How could the Commander in Chief respond today offensively to a long-range threat from a ballistic missile to the U.S. homeland, overseas forces or the territory of a key ally? National missile defense and the planned deployments of theater missile defenses would provide some protection from such attacks. But if the imperative is to halt such an attack before it is launched, there is only one capability available to the President: a nuclear-tipped ballistic missile.
Nuclear weapons may be an appropriate means of deterring, responding to or, if required, preempting a large scale nuclear strike by a nation state such as Russia or China. That is why the nation continues to maintain the combination of Minuteman ICBMs and SLBMs. These two systems provide both a prompt retaliatory capability and an absolutely secure second strike deterrent.
But what about lesser threats, say from a nuclear capable Iran or North Korea? Should the only response or the first offensive action be to launch a nuclear strike at an aggressor? Would it not be more logical to provide the President with the option to rapidly strike an aggressor’s threatening systems with a conventional weapon? There are many instances in which a nuclear threat may not be credible but the possibility of conventional action would have deterrent value.
That is the logic behind the Pentagon’s effort to develop a Conventional Prompt Global Strike (CPGS) capability. For a limited set of potential targets, the nation requires the capability to rapidly (in approximately thirty minutes) place a conventional warhead on a potentially hard target. The military would not require a lot of such weapons because there is a limited but very dangerous set of scenarios for which it would be folly to wait until we or our friends are attacked but where the use of nuclear weapons would be excessive. As Secretary Panetta wrote in response to questions from the Senate during his confirmation preparations, “Conventional Prompt Global Strike weapons would provide the nation with a unique conventional capability to strike time-sensitive targets, so that distant, hard to reach places would no longer provide sanctuary to adversaries. CPGS may be the only systems available in situations where a fleeting, serious target was located in an area not readily accessible by other means.”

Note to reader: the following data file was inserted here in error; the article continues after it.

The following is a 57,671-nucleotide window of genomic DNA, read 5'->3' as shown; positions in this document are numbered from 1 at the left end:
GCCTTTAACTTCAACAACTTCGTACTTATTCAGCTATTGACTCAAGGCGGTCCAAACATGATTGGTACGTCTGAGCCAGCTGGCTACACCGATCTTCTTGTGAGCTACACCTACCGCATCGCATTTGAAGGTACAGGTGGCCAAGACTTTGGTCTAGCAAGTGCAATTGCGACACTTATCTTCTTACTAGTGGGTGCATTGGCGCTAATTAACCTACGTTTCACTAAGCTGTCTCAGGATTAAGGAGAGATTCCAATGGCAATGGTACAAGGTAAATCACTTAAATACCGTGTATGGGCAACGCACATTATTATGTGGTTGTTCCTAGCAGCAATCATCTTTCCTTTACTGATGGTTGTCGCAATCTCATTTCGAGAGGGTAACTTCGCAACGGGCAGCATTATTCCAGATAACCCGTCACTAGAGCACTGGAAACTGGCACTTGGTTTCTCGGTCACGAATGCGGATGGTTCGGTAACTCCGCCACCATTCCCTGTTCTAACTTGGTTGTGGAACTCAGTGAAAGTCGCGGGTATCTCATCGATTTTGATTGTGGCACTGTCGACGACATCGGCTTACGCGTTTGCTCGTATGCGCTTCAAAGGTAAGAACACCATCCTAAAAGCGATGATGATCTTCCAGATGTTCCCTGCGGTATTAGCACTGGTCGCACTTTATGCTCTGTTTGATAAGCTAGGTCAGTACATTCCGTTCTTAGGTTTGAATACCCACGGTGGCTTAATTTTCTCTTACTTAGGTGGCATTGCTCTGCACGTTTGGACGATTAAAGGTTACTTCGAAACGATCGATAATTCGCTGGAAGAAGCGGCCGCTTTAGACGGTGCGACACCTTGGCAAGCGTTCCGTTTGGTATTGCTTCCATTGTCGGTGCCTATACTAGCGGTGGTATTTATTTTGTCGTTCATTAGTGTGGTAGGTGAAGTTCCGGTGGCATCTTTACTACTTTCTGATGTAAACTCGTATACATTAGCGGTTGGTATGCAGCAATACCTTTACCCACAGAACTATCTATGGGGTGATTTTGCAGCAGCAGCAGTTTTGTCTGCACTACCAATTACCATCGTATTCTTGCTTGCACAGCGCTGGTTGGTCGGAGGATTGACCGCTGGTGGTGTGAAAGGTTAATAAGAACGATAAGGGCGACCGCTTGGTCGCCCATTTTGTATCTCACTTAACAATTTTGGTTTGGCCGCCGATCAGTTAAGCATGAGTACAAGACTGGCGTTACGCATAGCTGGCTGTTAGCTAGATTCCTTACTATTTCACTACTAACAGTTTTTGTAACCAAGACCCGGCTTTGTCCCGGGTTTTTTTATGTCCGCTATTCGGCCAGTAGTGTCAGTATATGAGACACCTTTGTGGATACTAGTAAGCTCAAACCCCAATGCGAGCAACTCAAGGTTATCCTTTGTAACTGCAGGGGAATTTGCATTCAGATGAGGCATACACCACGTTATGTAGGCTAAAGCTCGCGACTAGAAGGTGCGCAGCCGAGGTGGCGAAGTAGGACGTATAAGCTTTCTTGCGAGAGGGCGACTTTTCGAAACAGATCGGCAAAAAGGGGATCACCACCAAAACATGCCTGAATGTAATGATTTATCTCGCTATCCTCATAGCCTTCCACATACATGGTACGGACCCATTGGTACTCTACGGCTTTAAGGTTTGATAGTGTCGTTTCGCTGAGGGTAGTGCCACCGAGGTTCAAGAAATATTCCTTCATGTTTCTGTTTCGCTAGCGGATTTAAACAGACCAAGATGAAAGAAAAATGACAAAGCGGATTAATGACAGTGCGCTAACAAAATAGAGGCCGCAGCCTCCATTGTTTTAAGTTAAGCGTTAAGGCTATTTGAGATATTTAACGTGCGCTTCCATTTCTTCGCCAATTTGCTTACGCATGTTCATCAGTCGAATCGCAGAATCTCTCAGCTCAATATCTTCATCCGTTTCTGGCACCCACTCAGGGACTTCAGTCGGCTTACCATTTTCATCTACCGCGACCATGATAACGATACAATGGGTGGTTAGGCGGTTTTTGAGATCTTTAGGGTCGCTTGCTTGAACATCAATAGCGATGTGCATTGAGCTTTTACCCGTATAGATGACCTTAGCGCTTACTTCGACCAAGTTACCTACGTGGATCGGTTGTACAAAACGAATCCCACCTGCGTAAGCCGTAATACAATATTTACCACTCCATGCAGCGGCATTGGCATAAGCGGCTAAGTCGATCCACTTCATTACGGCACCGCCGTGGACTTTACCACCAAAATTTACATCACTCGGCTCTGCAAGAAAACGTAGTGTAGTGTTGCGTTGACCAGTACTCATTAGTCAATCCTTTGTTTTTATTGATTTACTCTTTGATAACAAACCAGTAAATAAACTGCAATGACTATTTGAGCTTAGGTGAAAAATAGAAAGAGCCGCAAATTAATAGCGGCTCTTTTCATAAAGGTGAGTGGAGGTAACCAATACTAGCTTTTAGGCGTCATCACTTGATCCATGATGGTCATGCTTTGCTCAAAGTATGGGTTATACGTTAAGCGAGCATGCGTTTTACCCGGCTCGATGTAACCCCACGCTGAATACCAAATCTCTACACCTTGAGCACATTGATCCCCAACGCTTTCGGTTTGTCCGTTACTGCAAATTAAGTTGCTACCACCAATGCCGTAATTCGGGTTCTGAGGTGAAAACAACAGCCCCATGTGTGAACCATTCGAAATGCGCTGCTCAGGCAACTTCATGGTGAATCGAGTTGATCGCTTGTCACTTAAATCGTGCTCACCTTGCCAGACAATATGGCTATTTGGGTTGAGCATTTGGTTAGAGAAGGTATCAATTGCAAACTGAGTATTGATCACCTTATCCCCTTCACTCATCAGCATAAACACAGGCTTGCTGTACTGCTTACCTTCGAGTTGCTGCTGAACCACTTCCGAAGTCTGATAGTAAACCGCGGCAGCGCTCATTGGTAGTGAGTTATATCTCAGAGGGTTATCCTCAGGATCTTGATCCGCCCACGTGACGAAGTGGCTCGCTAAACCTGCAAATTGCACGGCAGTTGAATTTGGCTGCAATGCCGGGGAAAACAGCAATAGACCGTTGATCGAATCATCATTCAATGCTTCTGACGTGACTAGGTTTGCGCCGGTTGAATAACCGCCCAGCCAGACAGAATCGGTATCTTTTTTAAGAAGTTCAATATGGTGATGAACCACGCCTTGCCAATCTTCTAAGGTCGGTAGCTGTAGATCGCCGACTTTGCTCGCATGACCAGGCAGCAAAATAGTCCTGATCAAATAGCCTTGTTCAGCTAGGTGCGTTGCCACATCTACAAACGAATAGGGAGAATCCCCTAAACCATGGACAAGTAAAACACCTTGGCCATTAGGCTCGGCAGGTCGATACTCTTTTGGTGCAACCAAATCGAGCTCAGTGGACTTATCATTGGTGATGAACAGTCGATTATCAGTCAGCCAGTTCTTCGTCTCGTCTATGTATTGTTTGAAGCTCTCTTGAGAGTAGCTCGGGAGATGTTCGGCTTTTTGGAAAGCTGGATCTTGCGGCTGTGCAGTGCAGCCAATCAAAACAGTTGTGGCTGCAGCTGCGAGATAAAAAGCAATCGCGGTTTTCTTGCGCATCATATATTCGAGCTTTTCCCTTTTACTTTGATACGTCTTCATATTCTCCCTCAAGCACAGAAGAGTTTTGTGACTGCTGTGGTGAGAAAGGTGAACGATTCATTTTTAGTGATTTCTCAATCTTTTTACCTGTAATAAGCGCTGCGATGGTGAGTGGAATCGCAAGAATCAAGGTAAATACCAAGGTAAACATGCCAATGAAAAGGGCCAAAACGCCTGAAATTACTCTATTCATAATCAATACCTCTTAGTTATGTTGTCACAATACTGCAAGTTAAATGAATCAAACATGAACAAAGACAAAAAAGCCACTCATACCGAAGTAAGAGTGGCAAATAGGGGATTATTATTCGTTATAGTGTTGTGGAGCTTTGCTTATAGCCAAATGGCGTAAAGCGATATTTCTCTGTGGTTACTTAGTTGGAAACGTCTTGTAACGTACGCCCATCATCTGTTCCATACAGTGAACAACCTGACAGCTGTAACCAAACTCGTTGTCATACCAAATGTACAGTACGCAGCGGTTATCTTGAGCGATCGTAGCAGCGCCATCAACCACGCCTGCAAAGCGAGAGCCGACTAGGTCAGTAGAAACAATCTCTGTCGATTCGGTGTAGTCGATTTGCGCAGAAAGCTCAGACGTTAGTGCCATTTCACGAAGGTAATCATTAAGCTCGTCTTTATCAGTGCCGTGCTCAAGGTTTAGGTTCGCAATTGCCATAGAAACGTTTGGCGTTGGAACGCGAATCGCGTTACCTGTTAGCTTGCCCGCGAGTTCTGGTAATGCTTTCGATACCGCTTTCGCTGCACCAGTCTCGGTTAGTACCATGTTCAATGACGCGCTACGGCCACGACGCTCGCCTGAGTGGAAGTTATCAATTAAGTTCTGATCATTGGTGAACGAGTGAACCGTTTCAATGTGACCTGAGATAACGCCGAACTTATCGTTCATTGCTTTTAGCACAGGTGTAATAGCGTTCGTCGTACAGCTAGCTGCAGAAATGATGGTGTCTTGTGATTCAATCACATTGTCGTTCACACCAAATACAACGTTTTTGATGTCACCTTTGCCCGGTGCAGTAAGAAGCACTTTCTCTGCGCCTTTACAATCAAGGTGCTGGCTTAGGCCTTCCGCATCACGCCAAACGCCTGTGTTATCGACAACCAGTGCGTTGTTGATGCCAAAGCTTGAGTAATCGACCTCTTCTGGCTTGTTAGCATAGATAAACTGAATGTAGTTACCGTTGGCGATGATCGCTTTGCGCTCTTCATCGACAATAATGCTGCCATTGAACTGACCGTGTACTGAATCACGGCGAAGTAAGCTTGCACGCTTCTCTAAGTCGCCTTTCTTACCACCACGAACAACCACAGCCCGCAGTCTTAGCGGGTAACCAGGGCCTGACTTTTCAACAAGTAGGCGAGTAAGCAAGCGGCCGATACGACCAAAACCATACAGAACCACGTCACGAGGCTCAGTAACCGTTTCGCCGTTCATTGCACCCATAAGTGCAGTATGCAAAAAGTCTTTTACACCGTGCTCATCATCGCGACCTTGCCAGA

In view of the growing threat from rogue nations with ballistic missiles and terrorist groups intent on acquiring weapons of mass destruction, it makes no sense for the House Appropriations Committee to reduce funding for CPGS by half. Such a deep cut will make it virtually impossible for the Pentagon to explore the technological options for CPGS much less develop and deploy the desired capability. Meanwhile, both North Korea and Iran are actively developing and deploying long-range ballistic missiles and even nuclear weapons.
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